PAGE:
A model for business success today — although admittedly a somewhat maverick model — is Southwest Airlines. Established by Herb Kelleher when he provided outstanding leadership, Southwest Airlines has regularly produced generous returns to its investors and has provided a consistent model of success in an industry not known for consistent models of success.
Several years back Kevin and Jackie Frieberg wrote a book in which they presented some of the practices and principles that made Southwest Airlines a success.
Here are some lessons from Southwest Airlines.
- Lesson Number One: Two things are never said at Southwest Airlines: “It can’t be done” and “It’s not my job.”
- Lesson Number Two: Southwest Airlines hires for attitude and trains for skills. Skills can be learned; attitude is something a person either has or does not have.
- Lesson Number Three: At Southwest Airlines, they make decisions in a hurry. A newly hired vice president of marketing presented a time line for producing some new television spots. The time line stretched out over a six months period. After his presentation, Kelleher said, “Don, I hate to tell you, but we’re talking about doing the spots next Wednesday.”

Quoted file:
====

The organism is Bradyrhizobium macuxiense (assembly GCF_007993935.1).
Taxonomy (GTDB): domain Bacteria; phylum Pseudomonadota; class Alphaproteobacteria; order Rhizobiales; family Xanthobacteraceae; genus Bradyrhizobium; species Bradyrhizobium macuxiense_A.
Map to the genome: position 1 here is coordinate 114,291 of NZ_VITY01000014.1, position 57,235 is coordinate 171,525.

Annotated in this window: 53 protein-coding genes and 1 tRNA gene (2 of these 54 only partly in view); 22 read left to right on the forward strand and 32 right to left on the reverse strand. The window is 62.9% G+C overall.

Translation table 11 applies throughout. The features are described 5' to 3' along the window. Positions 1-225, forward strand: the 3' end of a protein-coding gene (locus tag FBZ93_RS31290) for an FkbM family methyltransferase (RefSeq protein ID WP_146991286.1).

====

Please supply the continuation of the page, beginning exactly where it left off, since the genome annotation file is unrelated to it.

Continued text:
- Lesson Number Four: At Southwest Airlines, the key to success is discipline. They have determined what their purpose is, and they will allow nothing to divert them from their commitment to that purpose.
- Lesson Number Five: Southwest Airlines has a clear cut understanding of leadership that can be summarized in two keys: Leadership is not in one person and leadership is not a position of power and authority but of service.
SO what does this have to do with our church?
Perhaps, we need to learn some lessons from the Southwest model.
- OUR EXPECTATIONS: Are our dreams congruent with our potential and our God? Or do we often limit our thinking with the negative statement: “It can’t be done?”
- OUR ACTIONS: Are we willing as leaders of the church to do whatever it takes whenever it is required to get the job done? Or do we often withhold our involvement with the limiting statement: “It’s not my job?”
- OUR ATTITUDES: Are we positively enthused about the opportunity to be part of God’s work through our church? Or are we more concerned with doing everything in just the proper way?
- OUR DECISIONS: Are we wiling to act quickly in response to the opportunities God gives us, trusting those who are in leadership? Or do we demand that every person be involved in every decision and that each decision be made only after jumping through all the loops?
- OUR FOCUS: Are we focused on doing whatever it takes to “reach people for Christ, mature people in Christ, and mobilize people through Christ?” Or do we find ourselves bogged down with unimportant and inconsequential activities?
- OUR LEADERSHIP: Do we see leadership as a position of power and authority? Or do we see it as an opportunity for service?
Apply the five lessons of the Southwest Model to your church or your organization this week.